“I Am Religious About My Finsta”: 10 Women On How They Use Their Fake Instagrams
What do you use your finsta for?
“Ironic chronicling of my life, I guess. But it didn’t start out that way. I initially made it in college to detail my drunken adventures. I’d always wake up from a night out with the most random/hilarious pictures in my camera roll, and my nights out were never, ever normal, so there was always a story there. I thought, yes, my close friends definitely care to read about this stuff. Anyhow, it was a hit for a bit. Well, then depression and impending graduation and breakdowns about the uncertainty of my future hit, and my finsta became this self-deprecating venting space. Since then, I’ve somewhat found my footing in the adult world, so while I still use it to recount wild nights out (although they’re now few and far between) and share my thoughts from my latest existential crisis, I also use it to share frank opinions on politics, pop culture and just the genuine state of affairs.
“I like to run stupid polls that wouldn’t fly on my main Insta. I frequently broadcast my thirst for Timothée Chalamet. I’ll share little details from my day that have left an impact on me (i.e. finding a molar on the floor of my office’s bathroom while changing my clothes). Honestly, my finsta is a more accurate representation of my boring, unglamorous life. I’ve kept it going, though, because I get a lot of engagement from friends.”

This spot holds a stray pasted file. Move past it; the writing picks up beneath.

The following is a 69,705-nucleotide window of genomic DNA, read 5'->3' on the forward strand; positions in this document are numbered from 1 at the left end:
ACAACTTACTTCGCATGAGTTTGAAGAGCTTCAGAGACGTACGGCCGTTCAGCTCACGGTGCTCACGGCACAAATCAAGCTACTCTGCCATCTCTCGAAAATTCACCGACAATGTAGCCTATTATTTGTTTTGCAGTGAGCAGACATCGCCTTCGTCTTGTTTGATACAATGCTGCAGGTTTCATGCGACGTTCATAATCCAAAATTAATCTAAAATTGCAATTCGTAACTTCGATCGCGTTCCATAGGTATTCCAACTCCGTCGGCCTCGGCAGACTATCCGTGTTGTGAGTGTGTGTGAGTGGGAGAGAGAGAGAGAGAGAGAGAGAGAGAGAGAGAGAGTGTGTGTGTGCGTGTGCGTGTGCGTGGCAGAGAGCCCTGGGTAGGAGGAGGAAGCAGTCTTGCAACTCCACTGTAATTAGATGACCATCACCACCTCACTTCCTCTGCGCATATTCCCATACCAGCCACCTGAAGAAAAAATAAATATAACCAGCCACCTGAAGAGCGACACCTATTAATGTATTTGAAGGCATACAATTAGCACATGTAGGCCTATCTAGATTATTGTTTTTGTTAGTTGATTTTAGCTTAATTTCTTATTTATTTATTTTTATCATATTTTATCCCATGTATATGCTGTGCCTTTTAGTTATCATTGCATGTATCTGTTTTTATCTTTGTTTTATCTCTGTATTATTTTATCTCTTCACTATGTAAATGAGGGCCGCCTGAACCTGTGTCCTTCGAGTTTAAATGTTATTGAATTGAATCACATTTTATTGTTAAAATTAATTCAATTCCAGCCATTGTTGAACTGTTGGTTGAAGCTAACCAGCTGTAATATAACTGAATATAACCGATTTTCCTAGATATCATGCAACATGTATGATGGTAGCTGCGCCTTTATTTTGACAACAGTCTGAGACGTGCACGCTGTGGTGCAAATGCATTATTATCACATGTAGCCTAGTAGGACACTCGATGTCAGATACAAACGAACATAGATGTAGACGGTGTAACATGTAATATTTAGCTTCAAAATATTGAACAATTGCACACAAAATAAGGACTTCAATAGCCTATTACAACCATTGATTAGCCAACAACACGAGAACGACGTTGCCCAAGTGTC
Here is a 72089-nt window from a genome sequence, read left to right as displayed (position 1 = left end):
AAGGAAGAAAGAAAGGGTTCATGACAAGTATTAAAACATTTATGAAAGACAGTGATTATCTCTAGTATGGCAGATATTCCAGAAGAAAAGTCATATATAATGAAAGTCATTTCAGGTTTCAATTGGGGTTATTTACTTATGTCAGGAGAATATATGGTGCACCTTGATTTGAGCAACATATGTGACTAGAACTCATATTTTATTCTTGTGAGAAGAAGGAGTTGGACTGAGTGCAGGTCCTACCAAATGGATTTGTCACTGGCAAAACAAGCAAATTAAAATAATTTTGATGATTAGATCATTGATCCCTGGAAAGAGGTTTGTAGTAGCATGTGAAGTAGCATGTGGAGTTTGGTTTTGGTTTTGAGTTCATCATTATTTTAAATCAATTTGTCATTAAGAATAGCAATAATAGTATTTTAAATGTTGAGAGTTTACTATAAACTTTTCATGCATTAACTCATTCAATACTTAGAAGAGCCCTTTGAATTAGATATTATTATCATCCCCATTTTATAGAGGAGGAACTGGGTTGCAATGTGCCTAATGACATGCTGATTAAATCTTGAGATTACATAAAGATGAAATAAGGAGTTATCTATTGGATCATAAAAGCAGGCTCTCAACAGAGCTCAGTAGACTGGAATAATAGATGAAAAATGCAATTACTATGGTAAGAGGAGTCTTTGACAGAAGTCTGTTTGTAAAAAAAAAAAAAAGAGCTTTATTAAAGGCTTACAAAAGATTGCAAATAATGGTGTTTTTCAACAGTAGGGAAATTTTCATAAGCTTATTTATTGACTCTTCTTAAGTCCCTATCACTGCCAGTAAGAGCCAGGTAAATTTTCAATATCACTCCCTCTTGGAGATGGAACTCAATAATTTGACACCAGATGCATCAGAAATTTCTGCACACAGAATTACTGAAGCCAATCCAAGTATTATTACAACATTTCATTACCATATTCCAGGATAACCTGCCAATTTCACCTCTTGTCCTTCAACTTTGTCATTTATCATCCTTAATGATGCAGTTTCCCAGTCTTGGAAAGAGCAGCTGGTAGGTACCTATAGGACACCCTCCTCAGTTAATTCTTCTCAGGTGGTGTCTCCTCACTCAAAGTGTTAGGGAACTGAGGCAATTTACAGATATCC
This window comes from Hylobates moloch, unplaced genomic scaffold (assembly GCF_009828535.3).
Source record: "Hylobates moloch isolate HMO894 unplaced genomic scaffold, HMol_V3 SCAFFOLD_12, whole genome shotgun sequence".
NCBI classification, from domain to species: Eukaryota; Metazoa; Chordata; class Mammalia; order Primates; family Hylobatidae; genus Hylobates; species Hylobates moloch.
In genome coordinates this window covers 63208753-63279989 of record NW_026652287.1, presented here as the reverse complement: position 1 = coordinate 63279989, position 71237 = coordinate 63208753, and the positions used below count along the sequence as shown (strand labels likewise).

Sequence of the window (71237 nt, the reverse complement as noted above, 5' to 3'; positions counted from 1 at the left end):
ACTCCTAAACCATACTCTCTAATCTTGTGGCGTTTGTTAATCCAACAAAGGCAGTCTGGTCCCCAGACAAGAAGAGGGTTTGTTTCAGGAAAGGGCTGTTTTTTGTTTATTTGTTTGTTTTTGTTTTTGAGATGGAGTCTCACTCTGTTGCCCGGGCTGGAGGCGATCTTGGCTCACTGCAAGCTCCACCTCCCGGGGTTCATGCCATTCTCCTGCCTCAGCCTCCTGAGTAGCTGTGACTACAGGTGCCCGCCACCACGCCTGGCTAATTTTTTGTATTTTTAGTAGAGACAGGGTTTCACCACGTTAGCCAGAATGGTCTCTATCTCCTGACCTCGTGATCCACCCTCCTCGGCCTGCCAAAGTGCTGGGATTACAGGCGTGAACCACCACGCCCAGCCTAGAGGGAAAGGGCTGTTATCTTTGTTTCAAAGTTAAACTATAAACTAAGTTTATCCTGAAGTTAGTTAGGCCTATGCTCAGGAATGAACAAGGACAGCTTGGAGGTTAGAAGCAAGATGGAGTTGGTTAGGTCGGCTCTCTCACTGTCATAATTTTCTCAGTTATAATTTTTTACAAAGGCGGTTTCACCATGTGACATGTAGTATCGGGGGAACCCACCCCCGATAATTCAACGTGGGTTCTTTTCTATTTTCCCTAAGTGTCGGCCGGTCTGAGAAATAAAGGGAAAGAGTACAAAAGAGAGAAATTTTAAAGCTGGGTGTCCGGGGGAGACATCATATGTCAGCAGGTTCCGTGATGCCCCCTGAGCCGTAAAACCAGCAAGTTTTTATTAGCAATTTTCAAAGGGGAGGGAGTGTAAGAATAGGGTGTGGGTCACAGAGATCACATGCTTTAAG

How does your finsta behavior differ from your behavior on your regular Instagram?
“I am more open, honest, and ugly on my finsta. My real Insta, while not curated per se, is very much only a glimpse into the cool parts of my life. My captions are planned in advance and a lot of consideration goes into selecting a photo. Conversely, my finsta pics are posted as is. I have no qualms about dropping 10 photos at once, either as a collection or as individual posts, but God forbid I post twice in one day on my regular account.
“Finsta captions are more like stream of consciousness diary entries, and I don’t care about anyone’s opinion on the content. I guess you could say I’m real on my fake account and fake on my real account. Sad!
Girls in my sorority were notorious for posting really graphic pictures and using people’s full names on their accounts, so naturally screenshots were taken and word got around. At a chapter meeting, we were told we either had to delete our finstas or follow the standards chair with them so she could monitor all posts. I didn’t do either because my alias was (is) that good, and all my content was PG-13.”